Archive for the ‘Building Trust’ category

T is for Thriving in the High School Classroom

June 8, 2017

T is for Thriving in the High School Classroom, an E-book that provides practical suggestions, tips, and strategies for building a community of learners in the high school classroom. It’s researched and classroom based. Here’s what you will find.

  • Chapter 1: Rest, Reflect, Renew
  • Checklist for Last Week of School
  • Checklist for Summer—Personal and Professional
  • Checklist for New Teachers or Teachers with New Positions
  • Checklist for Month and Week before School Starts
  • Checklist for Home Visits
  • Chapter 2: Family Engagement
  • Sample Course Syllabus (Includes Letter to Parents and Students)
  • Help Me Get to Know Your Child
  • Parent Questionnaire
  • Help Wanted Form
  • Sample Newsletter
  • Sample Unit Letter to Parents
  • Chapter 3: Beyond the Classroom WallsSecondary Book
  • PIN Handout
  • Conference Note Taking Form
  • Student Input for Conferences
  • Student Portfolio Choices
  • Teacher Conference Sheet for Individual Students
  • PowerPoint Presentation for PIN
  • Chapter 4: Engaging in School Culture
  • Substitute Feedback Form
  • Substitute Folder Checklist
  • Movie Activity 1 & Activity 2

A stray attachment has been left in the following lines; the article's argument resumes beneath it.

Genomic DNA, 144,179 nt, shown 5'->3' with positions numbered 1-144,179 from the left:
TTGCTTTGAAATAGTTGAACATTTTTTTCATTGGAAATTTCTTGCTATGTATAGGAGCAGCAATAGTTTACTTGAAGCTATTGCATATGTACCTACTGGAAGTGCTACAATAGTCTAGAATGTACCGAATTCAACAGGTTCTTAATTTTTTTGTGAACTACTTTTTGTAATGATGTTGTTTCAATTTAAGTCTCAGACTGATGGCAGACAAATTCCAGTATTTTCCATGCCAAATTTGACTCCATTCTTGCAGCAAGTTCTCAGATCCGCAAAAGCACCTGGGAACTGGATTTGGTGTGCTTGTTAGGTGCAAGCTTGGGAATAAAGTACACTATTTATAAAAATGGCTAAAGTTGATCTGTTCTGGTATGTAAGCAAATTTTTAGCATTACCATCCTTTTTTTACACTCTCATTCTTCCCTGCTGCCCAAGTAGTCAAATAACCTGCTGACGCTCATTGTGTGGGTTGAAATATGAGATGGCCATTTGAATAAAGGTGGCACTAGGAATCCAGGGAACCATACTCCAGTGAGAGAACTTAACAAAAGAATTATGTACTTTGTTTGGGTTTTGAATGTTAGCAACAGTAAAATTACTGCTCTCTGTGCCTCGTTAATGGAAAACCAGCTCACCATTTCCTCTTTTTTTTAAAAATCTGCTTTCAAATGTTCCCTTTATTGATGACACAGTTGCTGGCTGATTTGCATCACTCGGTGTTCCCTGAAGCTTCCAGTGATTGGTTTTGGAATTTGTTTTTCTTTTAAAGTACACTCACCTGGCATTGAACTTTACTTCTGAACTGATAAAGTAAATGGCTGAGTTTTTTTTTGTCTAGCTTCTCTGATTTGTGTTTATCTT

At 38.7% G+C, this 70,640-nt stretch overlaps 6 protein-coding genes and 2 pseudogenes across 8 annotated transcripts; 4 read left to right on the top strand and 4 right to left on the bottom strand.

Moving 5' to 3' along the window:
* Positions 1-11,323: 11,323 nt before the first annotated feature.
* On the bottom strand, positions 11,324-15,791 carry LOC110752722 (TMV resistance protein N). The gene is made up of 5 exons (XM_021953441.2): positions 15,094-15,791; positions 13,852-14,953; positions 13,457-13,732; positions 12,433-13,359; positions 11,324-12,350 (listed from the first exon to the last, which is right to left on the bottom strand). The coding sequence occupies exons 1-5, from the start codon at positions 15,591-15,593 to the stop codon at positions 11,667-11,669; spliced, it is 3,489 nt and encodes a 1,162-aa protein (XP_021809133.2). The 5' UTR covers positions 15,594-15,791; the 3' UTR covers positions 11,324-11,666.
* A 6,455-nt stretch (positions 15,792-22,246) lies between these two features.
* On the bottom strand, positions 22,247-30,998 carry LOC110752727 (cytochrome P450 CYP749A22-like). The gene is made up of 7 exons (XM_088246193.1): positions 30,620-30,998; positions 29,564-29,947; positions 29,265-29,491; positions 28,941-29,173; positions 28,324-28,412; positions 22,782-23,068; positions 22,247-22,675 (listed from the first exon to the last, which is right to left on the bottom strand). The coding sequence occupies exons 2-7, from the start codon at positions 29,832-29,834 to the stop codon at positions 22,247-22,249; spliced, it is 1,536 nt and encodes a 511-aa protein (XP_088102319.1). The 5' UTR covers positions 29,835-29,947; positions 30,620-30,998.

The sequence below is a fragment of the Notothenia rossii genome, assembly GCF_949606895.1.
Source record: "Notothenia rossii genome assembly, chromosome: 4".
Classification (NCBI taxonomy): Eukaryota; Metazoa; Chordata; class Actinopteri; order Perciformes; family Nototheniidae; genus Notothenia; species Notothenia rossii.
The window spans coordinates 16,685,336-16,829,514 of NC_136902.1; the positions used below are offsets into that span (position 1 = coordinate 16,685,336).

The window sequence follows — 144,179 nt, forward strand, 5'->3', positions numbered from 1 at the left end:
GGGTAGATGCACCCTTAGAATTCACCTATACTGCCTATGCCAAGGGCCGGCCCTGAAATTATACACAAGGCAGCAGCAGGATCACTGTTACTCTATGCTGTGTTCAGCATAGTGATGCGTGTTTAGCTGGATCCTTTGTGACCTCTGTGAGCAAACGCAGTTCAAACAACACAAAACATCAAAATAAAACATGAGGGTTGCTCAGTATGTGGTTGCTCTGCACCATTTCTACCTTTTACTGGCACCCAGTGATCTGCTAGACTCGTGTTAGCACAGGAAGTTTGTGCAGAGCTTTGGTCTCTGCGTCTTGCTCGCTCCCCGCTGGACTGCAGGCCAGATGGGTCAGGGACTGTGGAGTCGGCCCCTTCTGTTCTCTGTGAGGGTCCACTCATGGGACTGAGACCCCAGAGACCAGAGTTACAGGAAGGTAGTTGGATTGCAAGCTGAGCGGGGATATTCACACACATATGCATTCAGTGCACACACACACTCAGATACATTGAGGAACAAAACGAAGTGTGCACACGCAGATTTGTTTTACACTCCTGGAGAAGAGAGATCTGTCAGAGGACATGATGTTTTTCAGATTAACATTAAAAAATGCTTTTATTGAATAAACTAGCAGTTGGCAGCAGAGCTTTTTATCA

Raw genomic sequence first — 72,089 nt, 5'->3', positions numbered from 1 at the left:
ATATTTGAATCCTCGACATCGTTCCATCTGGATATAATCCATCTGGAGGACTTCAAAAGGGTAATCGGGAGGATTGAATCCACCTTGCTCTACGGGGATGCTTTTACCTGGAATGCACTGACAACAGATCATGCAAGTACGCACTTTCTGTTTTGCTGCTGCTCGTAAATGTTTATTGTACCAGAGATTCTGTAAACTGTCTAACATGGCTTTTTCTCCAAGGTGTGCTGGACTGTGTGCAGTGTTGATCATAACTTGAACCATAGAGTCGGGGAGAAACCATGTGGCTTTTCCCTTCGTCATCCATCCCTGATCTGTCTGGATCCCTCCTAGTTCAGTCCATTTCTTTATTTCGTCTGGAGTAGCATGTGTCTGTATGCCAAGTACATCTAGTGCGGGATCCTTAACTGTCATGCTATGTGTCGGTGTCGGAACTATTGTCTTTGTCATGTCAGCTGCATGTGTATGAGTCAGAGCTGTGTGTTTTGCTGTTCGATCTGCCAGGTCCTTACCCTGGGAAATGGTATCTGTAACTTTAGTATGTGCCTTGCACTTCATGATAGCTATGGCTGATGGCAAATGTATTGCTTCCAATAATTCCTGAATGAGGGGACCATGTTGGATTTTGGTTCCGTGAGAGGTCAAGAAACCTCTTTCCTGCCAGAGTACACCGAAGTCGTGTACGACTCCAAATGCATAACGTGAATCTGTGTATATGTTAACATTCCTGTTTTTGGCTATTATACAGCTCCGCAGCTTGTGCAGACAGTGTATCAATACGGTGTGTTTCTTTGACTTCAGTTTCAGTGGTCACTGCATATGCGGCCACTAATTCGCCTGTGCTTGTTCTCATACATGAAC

• Chapter 5: It’s About Time
  • Unit Calendar
  • Task List
  • While You Were Absent
  • Grouping Techniques
  • Chapter 7: Building Relationships with Students
  • Alphabet Squares
  • Class Bill of Rights Lesson
  • Classroom Bingo
  • Student Assistant Application
  • Game On
  • If You’re Looking for…
  • Inventories—Reading, Writing, and Math
  • Not Just a Number
  • Questions to Prompt Student Thinking
  • Student Information Sheet
  • Sign the Brick Wall
  • Student Interview Activity/Collage Activity
  • Student Search
  • Team Statistics Group & Team Statistics Individual
  • Team Building Activities
  • Getting to Know Your Students PowerPoint Slides (Stand Like Me and Dragon
  • Introducing Yourself to Students PowerPoint
  • Chapter 8: Responding to Student Behavior
  • Problem Solving Plan
  • Teaching Tolerance Anti-Bullying Pledge
  • Chapter 9: Professionalism and the High School Teacher
  • What is Professionalism?
  • What is Professional Behavior
  • Chapter 10: Last Words, Next Steps
  • Books that Inspire and Teach
  • Movies that Inspire and Teach
  • Quotes to Contemplate
  • Questions to Ponder
  • Renewal

SALE 20% OFF June 9-10

Thriving in the High School Classroom

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L is for Lesson Plans for the First Week of School

May 24, 2017

Lesson Plans for the First Week of School: The Crayon Box that Talked and The Color of Us

Using literature to appreciate diversity in the classroom is one way to build a classroom community—vital to student learning. These two literature based lesson plans focus on diversity, inclusion, and building relationships of respect. And, while these two lessons are designed for K-4, they could easily be adapted to intermediate and middle grades—maybe even high school. This product includes:

  • Lesson #1 The Crayon Box that Talked Crayons Lesson Plan.jpg
  • Lesson #2 The Color of Us

SALE 20% off May 24-25 Lesson Plans for the First Week of School

B is for Bell Ringers and Bell Work

May 7, 2017